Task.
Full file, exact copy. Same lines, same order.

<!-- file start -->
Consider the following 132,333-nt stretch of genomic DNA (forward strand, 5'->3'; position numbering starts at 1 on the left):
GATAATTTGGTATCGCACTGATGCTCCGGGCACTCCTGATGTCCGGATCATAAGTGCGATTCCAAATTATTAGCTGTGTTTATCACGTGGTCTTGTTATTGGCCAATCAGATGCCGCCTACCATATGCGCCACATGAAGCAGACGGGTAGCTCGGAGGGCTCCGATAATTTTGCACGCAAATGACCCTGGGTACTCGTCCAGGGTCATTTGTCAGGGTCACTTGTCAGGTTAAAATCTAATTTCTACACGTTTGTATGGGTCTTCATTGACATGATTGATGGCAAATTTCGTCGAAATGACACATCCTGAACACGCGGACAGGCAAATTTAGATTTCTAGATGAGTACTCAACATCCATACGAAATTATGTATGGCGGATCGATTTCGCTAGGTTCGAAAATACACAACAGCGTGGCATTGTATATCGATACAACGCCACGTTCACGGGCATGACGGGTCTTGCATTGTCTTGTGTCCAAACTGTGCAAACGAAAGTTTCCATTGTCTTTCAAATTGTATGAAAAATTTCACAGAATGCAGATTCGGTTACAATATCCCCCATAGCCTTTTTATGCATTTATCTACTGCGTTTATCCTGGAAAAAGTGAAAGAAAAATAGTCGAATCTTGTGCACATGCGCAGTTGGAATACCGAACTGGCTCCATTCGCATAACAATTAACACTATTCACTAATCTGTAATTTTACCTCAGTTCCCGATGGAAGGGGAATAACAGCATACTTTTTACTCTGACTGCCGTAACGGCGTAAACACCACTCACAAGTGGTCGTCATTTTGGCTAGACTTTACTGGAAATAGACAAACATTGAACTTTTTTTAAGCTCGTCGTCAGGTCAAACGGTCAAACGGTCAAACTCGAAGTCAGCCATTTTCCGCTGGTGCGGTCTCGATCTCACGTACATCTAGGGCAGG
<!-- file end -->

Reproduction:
Consider the following 132,333-nt stretch of genomic DNA (forward strand, 5'->3'; position numbering starts at 1 on the left):
GATAATTTGGTATCGCACTGATGCTCCGGGCACTCCTGATGTCCGGATCATAAGTGCGATTCCAAATTATTAGCTGTGTTTATCACGTGGTCTTGTTATTGGCCAATCAGATGCCGCCTACCATATGCGCCACATGAAGCAGACGGGTAGCTCGGAGGGCTCCGATAATTTTGCACGCAAATGACCCTGGGTACTCGTCCAGGGTCATTTGTCAGGGTCACTTGTCAGGTTAAAATCTAATTTCTACACGTTTGTATGGGTCTTCATTGACATGATTGATGGCAAATTTCGTCGAAATGACACATCCTGAACACGCGGACAGGCAAATTTAGATTTCTAGATGAGTACTCAACATCCATACGAAATTATGTATGGCGGATCGATTTCGCTAGGTTCGAAAATACACAACAGCGTGGCATTGTATATCGATACAACGCCACGTTCACGGGCATGACGGGTCTTGCATTGTCTTGTGTCCAAACTGTGCAAACGAAAGTTTCCATTGTCTTTCAAATTGTATGAAAAATTTCACAGAATGCAGATTCGGTTACAATATCCCCCATAGCCTTTTTATGCATTTATCTACTGCGTTTATCCTGGAAAAAGTGAAAGAAAAATAGTCGAATCTTGTGCACATGCGCAGTTGGAATACCGAACTGGCTCCATTCGCATAACAATTAACACTATTCACTAATCTGTAATTTTACCTCAGTTCCCGATGGAAGGGGAATAACAGCATACTTTTTACTCTGACTGCCGTAACGGCGTAAACACCACTCACAAGTGGTCGTCATTTTGGCTAGACTTTACTGGAAATAGACAAACATTGAACTTTTTTTAAGCTCGTCGTCAGGTCAAACGGTCAAACGGTCAAACTCGAAGTCAGCCATTTTCCGCTGGTGCGGTCTCGATCTCACGTACATCTAGGGCAGG